nifty pe turning high

#1
hello

today i checked the nifty level of 9th august 2016 and it was showing 23.82

also from this very forum a contributor of the forum had tabulated based on sensex history when there is a bubble

i am attaching images to support





for the nifty pe level one can look at the following link

https://www.nseindia.com/products/content/equities/indices/historical_pepb.htm

the members of this esteemed forums are requested to share their views and understanding


rgds


sumit
 

protrade

Well-Known Member
#3
If you want to look at Nifty PE, you should also understand the context.

Do you know Nifty PE hits its highest level just at the end of a bear market?

Typically, in a bear market, earnings take a deep dive, and stocks also collapse as a result. Just when the bull market starts, earnings always lag, because stocks go up in anticipation of earnings increases. But because PE is calculated on Trailing Twelve Months basis, when stocks start going higher, PE shoots up to ridiculous levels.

In May 2009, at the end of the last big bear market, Nifty PE was at over 100!

Even though this looks like a bull market, this is still just a bear market rally. Earnings have not gone up significantly for almost 9 years now. And going ahead, earnings look much better.

It doesn't make sense that you can have a bear market starting at a point where Earnings have been depressed for a long time, and are now looking like they will go up significantly. In fact, I expect Nifty earnings to double in next 36 months, as several critical factors play out fully. Whether it is lower interest rates, commodity prices recovering, bank NPAs getting provisioned fully, major unlisted subsidiaries in telecom, retail, insurance space getting spun off, infrastructure bottlenecks getting eased out, GST rollout helping automobiles and cement companies, lowering of corporate tax rates, seventh pay commission, good monsoons - there are literally a dozen reasons why corporate earnings are likely to see a phenomenal boost.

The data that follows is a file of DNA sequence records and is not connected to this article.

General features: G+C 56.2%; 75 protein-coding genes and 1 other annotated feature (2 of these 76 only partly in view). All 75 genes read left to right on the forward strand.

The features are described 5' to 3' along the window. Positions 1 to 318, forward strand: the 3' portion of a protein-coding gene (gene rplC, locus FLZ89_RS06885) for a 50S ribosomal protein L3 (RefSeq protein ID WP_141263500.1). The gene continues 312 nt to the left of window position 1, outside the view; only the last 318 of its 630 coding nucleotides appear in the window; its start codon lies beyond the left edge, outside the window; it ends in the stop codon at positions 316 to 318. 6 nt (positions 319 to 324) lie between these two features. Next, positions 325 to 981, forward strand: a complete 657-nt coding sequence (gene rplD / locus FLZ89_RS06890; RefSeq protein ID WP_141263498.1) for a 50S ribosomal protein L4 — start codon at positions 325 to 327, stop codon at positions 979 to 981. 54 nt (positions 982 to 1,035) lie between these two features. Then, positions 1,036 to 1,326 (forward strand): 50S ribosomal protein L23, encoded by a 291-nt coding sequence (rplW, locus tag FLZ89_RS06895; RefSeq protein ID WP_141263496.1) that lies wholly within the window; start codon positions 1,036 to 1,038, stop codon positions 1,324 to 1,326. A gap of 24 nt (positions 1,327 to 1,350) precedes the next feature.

So dont worry about the PE being high. It's high, because we are still dividing by bear market earnings which are low. Moment earnings growth kicks in, PE ratio will come back down significantly.
 
#4
In May 2009, at the end of the last big bear market, Nifty PE was at over 100!
Really, is it factual ??? or you just used 100 to denote a very high number


Cheers


Happy :)


EDIT: Thought so . . . . whatever the article says the metrics quoted are completely fake

PHP:
Historical NIFTY 50 P/E, P/B & Div. Yield values
For the period 18-05-2009 to 19-06-2009
Date 			P/E
18-May-2009 	20.41
19-May-2009 	20.39
20-May-2009 	20.18
21-May-2009 	19.85
22-May-2009 	19.87
25-May-2009 	19.85
26-May-2009 	19.29
27-May-2009 	20.00
28-May-2009 	20.32
29-May-2009 	20.82
01-Jun-2009 	20.62
02-Jun-2009 	20.60
03-Jun-2009 	20.62
04-Jun-2009 	20.87
05-Jun-2009 	20.93
08-Jun-2009 	20.21
09-Jun-2009 	20.77
10-Jun-2009 	21.24
11-Jun-2009 	21.16
12-Jun-2009 	20.91
15-Jun-2009 	20.47
16-Jun-2009 	20.63
17-Jun-2009 	19.50
18-Jun-2009 	19.03
19-Jun-2009 	19.31
 
Last edited:

protrade

Well-Known Member
#5
Really, is it factual ??? or you just used 100 to denote a very high number


Cheers


Happy :)


EDIT: Thought so . . . . whatever the article says the metrics quoted are completely fake

PHP:
Historical NIFTY 50 P/E, P/B & Div. Yield values
For the period 18-05-2009 to 19-06-2009
Date 			P/E
18-May-2009 	20.41
19-May-2009 	20.39
20-May-2009 	20.18
21-May-2009 	19.85
22-May-2009 	19.87
25-May-2009 	19.85
26-May-2009 	19.29
27-May-2009 	20.00
28-May-2009 	20.32
29-May-2009 	20.82
01-Jun-2009 	20.62
02-Jun-2009 	20.60
03-Jun-2009 	20.62
04-Jun-2009 	20.87
05-Jun-2009 	20.93
08-Jun-2009 	20.21
09-Jun-2009 	20.77
10-Jun-2009 	21.24
11-Jun-2009 	21.16
12-Jun-2009 	20.91
15-Jun-2009 	20.47
16-Jun-2009 	20.63
17-Jun-2009 	19.50
18-Jun-2009 	19.03
19-Jun-2009 	19.31
I tried to find the article which I had read several years back about PE multiples being above 100 - and could only find articles referring to S&P PE multiples being over 100 in May 2009. So it is quite possible that I read the article about S&P 500, but used in context of Nifty - because this is from 7 years back. Sorry for the confusion.

That being said, I also believe there could potentially be another reason for the confusion.

When calculating the PE of an Index, you have 2 choices. Include companies that are making a loss, or exclude companies that are making a loss. If you include companies making losses, you run the risk that net earnings for the Index turn negative - which means, the PE ratio actually becomes meaningless!

If you have a list of Index weights, and Index Constituent PE ratios, with Negative PE ratios listed as "#N/A", you have no choice but to treat those negative PE ratios as ZERO. When you create a Weighted Average PE, that excludes the loss making companies and you get one figure.

However, if you simply add Market Caps of all Index constituents, and divide that by the Sum of the Earnings for all the Constituents, you get a totally different figure, that includes the loss making companies.